Stack Overflow is a community of 4.7 million programmers, just like you, helping each other.

Join them; it only takes a minute:

Sign up
Join the Stack Overflow community to:
  1. Ask programming questions
  2. Answer and help your peers
  3. Get recognized for your expertise


I 've classified all the regular expressions I used the most as library files. To give a dummy example, I have a file called /mysdk/library/regex/email/match with the contents:


(I know this is not the good regex, but that's for the example :)). And I have a lot of folders with commonly used regular expressions:


Now I'm doing a Perl script that will tell me if a given string matches a given regular expression from my library. For example,

perl email

And the script should print 0 on false and 1 on true. But it does not work :( This my script:



        if($ARGV[1] =~ m/$regex_constant/) { print 1; exit }

    print 0


    print 0

I've also tried

if($ARGV[1] =~ m/($regex_constant)/) { print 1; exit }

Even when the string is supposed to match, it prints 0. I know it finds the file and successfully reads the content from it because I've debugged that. What am I doing wrong?

share|improve this question
up vote 2 down vote accepted

It's possible you have trailing newlines on those, or maybe headers. Try running chomp on the strings you read in. Hard to tell without know what the files look like.

share|improve this answer
Thank you, it was related to a trailing new line! – francoisrv May 15 '11 at 14:47

Have you considered looking at Regexp::Common

This might not solve your problem directly, but could help you classify and its already includes some very common regex's you may find useful.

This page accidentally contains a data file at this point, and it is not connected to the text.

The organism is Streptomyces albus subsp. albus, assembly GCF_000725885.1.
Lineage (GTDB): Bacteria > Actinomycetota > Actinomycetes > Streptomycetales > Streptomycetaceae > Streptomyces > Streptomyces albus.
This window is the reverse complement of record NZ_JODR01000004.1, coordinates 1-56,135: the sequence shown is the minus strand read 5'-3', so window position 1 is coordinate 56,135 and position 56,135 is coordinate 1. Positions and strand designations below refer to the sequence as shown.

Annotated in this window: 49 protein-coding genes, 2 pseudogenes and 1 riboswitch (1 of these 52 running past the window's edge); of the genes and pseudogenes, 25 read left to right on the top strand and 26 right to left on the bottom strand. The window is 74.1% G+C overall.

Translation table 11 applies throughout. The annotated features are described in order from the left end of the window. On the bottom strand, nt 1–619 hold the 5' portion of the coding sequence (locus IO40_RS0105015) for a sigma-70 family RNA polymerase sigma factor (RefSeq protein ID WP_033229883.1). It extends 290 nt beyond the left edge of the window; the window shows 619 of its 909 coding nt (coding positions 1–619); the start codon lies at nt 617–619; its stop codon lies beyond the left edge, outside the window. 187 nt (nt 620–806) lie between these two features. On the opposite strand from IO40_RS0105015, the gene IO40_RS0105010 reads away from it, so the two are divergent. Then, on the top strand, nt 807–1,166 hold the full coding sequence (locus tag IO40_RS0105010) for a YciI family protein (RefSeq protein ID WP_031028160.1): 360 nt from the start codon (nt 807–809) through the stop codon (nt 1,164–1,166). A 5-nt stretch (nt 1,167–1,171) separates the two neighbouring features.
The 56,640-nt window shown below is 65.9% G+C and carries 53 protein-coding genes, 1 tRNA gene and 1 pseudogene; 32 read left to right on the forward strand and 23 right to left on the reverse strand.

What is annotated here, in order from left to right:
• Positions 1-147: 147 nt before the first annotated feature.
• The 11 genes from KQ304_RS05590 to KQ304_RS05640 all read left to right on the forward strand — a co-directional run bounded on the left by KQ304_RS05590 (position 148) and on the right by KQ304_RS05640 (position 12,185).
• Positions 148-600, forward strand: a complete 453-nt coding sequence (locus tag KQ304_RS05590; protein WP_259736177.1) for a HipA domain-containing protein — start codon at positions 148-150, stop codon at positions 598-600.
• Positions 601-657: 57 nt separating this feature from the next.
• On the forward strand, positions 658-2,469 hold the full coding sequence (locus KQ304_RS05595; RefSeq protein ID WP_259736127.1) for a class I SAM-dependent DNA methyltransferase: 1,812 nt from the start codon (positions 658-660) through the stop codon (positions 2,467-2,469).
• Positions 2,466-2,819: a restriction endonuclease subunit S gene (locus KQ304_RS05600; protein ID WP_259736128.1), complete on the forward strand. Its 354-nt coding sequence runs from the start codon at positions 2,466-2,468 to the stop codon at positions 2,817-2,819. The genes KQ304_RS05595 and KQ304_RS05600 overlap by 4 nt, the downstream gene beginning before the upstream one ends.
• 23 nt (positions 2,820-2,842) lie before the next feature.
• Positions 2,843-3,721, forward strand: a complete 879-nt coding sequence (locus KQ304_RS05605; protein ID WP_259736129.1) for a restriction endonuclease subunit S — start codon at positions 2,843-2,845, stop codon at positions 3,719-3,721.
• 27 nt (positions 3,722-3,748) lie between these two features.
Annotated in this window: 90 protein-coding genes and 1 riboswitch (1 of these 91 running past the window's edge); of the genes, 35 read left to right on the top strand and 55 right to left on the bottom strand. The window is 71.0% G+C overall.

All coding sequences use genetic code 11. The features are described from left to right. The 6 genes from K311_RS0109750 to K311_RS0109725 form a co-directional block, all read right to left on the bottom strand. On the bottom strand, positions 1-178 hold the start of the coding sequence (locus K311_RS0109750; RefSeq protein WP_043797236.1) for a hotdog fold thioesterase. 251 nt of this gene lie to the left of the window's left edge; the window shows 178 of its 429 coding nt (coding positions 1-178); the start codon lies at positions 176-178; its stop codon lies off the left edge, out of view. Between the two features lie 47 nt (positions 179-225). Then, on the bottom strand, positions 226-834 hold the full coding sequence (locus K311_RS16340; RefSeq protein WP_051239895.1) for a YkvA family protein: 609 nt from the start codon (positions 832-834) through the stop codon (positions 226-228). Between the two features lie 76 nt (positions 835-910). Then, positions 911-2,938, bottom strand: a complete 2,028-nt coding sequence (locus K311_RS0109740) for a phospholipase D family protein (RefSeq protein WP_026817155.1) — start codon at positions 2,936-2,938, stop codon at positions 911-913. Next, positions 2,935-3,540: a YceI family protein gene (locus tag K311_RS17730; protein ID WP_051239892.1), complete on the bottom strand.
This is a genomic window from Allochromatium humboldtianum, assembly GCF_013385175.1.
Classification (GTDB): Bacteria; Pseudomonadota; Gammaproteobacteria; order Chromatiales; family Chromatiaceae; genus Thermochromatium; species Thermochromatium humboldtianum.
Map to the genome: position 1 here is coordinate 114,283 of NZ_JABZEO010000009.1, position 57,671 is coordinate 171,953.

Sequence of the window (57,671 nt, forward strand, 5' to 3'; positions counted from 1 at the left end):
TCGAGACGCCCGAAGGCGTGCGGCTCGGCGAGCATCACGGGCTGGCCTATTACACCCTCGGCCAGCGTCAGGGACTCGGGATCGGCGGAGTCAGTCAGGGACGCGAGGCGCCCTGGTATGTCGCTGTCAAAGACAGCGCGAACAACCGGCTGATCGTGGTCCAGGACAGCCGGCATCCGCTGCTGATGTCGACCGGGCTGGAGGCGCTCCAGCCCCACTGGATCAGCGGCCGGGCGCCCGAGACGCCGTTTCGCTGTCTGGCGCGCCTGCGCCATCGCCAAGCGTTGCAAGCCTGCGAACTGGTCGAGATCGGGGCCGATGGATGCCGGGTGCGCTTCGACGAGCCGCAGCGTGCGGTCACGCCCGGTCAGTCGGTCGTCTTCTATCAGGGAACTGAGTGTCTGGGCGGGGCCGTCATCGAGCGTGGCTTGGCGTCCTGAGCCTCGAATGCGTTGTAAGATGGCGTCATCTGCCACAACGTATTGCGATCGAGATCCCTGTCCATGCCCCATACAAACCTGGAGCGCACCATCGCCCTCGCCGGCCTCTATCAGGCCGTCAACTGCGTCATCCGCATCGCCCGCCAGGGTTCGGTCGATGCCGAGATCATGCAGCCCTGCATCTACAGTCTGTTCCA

share|improve this answer
Interesting! For the moment, I'd rather have library files because I code in Bash and PHP (and now Perl and Python) so it's more portable that way. But in my process of learning Perl it sure helps :) – francoisrv May 15 '11 at 14:49

Rather than putting the regular expressions in files, you might consider putting them in a module:

# In
package FavoriteRegex;

use strict;
use warnings;

use parent qw(Exporter);
our @EXPORT    = qw();
our @EXPORT_OK = qw(%FAVS);

our %FAVS = (
    foo     => qr/foo/,
    integer => qr/\A\d+\Z/,


Scripts that need those regular expressions become much simpler:

# In
use strict;
use warnings;

use FavoriteRegex qw(%FAVS);

say 'foo'        if 'blah foo blah' =~ $FAVS{foo};
say 'integer'    if '1234'          =~ $FAVS{integer};
say 'integer?!?' if '1234.0'        =~ $FAVS{integer};

Even if your project requires that the regular expressions to live in their own non-Perl files, the work of reading those files should be done in the module ( in this example), not the scripts.

share|improve this answer

Your Answer


By posting your answer, you agree to the privacy policy and terms of service.

Not the answer you're looking for? Browse other questions tagged or ask your own question.